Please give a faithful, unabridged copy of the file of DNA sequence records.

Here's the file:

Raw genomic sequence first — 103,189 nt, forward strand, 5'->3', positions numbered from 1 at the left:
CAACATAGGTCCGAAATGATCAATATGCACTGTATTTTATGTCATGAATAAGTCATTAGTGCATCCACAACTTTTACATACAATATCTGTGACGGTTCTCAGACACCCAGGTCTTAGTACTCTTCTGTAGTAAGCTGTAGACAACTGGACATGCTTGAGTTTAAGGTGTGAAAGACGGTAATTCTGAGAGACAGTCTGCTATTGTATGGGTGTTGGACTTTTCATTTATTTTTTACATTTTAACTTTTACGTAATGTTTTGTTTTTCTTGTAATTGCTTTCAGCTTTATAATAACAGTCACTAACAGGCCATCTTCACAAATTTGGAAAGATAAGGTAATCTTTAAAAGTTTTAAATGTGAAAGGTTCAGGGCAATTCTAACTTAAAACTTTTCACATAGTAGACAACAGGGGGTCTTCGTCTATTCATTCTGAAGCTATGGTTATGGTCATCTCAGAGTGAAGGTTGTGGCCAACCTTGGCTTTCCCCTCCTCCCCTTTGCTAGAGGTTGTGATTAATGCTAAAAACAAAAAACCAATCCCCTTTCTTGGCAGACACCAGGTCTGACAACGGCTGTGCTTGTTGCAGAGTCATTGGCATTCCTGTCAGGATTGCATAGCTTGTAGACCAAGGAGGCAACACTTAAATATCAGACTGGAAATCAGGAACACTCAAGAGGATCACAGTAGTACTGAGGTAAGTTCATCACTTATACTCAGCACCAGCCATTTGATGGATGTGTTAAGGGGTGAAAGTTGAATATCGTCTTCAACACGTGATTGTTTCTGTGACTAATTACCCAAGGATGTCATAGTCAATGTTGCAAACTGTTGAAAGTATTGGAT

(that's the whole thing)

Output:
Raw genomic sequence first — 103,189 nt, forward strand, 5'->3', positions numbered from 1 at the left:
CAACATAGGTCCGAAATGATCAATATGCACTGTATTTTATGTCATGAATAAGTCATTAGTGCATCCACAACTTTTACATACAATATCTGTGACGGTTCTCAGACACCCAGGTCTTAGTACTCTTCTGTAGTAAGCTGTAGACAACTGGACATGCTTGAGTTTAAGGTGTGAAAGACGGTAATTCTGAGAGACAGTCTGCTATTGTATGGGTGTTGGACTTTTCATTTATTTTTTACATTTTAACTTTTACGTAATGTTTTGTTTTTCTTGTAATTGCTTTCAGCTTTATAATAACAGTCACTAACAGGCCATCTTCACAAATTTGGAAAGATAAGGTAATCTTTAAAAGTTTTAAATGTGAAAGGTTCAGGGCAATTCTAACTTAAAACTTTTCACATAGTAGACAACAGGGGGTCTTCGTCTATTCATTCTGAAGCTATGGTTATGGTCATCTCAGAGTGAAGGTTGTGGCCAACCTTGGCTTTCCCCTCCTCCCCTTTGCTAGAGGTTGTGATTAATGCTAAAAACAAAAAACCAATCCCCTTTCTTGGCAGACACCAGGTCTGACAACGGCTGTGCTTGTTGCAGAGTCATTGGCATTCCTGTCAGGATTGCATAGCTTGTAGACCAAGGAGGCAACACTTAAATATCAGACTGGAAATCAGGAACACTCAAGAGGATCACAGTAGTACTGAGGTAAGTTCATCACTTATACTCAGCACCAGCCATTTGATGGATGTGTTAAGGGGTGAAAGTTGAATATCGTCTTCAACACGTGATTGTTTCTGTGACTAATTACCCAAGGATGTCATAGTCAATGTTGCAAACTGTTGAAAGTATTGGAT